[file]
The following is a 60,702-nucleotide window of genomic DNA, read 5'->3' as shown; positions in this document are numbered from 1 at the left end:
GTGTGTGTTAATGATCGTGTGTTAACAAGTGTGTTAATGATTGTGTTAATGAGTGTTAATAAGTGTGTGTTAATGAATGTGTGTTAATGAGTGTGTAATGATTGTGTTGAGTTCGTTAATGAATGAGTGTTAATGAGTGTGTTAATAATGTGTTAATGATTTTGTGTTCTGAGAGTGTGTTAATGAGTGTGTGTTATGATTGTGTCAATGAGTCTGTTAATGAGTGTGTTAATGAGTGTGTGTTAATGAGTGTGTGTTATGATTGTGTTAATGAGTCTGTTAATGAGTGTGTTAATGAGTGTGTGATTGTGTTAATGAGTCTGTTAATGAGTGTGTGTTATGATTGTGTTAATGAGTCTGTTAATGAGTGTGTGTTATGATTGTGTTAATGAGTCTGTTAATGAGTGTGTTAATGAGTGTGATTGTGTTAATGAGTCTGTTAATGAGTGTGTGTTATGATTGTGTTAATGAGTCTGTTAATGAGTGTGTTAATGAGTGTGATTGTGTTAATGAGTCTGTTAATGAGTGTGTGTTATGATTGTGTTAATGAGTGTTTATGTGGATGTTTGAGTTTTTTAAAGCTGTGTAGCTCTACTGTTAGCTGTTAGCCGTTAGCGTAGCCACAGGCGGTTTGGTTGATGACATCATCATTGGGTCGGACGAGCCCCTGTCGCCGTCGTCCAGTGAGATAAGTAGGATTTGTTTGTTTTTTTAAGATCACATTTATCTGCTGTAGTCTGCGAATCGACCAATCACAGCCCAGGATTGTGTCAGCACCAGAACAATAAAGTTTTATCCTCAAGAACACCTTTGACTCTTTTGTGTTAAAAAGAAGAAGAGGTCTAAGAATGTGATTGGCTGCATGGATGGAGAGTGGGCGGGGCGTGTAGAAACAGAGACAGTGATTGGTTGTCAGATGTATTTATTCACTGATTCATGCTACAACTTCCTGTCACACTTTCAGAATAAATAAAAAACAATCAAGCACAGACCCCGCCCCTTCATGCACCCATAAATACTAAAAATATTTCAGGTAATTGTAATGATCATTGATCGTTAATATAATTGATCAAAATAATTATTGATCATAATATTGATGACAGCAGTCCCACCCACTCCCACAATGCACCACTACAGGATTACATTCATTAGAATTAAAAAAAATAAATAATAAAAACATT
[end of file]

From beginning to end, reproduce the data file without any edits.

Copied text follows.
The following is a 60,702-nucleotide window of genomic DNA, read 5'->3' as shown; positions in this document are numbered from 1 at the left end:
GTGTGTGTTAATGATCGTGTGTTAACAAGTGTGTTAATGATTGTGTTAATGAGTGTTAATAAGTGTGTGTTAATGAATGTGTGTTAATGAGTGTGTAATGATTGTGTTGAGTTCGTTAATGAATGAGTGTTAATGAGTGTGTTAATAATGTGTTAATGATTTTGTGTTCTGAGAGTGTGTTAATGAGTGTGTGTTATGATTGTGTCAATGAGTCTGTTAATGAGTGTGTTAATGAGTGTGTGTTAATGAGTGTGTGTTATGATTGTGTTAATGAGTCTGTTAATGAGTGTGTTAATGAGTGTGTGATTGTGTTAATGAGTCTGTTAATGAGTGTGTGTTATGATTGTGTTAATGAGTCTGTTAATGAGTGTGTGTTATGATTGTGTTAATGAGTCTGTTAATGAGTGTGTTAATGAGTGTGATTGTGTTAATGAGTCTGTTAATGAGTGTGTGTTATGATTGTGTTAATGAGTCTGTTAATGAGTGTGTTAATGAGTGTGATTGTGTTAATGAGTCTGTTAATGAGTGTGTGTTATGATTGTGTTAATGAGTGTTTATGTGGATGTTTGAGTTTTTTAAAGCTGTGTAGCTCTACTGTTAGCTGTTAGCCGTTAGCGTAGCCACAGGCGGTTTGGTTGATGACATCATCATTGGGTCGGACGAGCCCCTGTCGCCGTCGTCCAGTGAGATAAGTAGGATTTGTTTGTTTTTTTAAGATCACATTTATCTGCTGTAGTCTGCGAATCGACCAATCACAGCCCAGGATTGTGTCAGCACCAGAACAATAAAGTTTTATCCTCAAGAACACCTTTGACTCTTTTGTGTTAAAAAGAAGAAGAGGTCTAAGAATGTGATTGGCTGCATGGATGGAGAGTGGGCGGGGCGTGTAGAAACAGAGACAGTGATTGGTTGTCAGATGTATTTATTCACTGATTCATGCTACAACTTCCTGTCACACTTTCAGAATAAATAAAAAACAATCAAGCACAGACCCCGCCCCTTCATGCACCCATAAATACTAAAAATATTTCAGGTAATTGTAATGATCATTGATCGTTAATATAATTGATCAAAATAATTATTGATCATAATATTGATGACAGCAGTCCCACCCACTCCCACAATGCACCACTACAGGATTACATTCATTAGAATTAAAAAAAATAAATAATAAAAACATT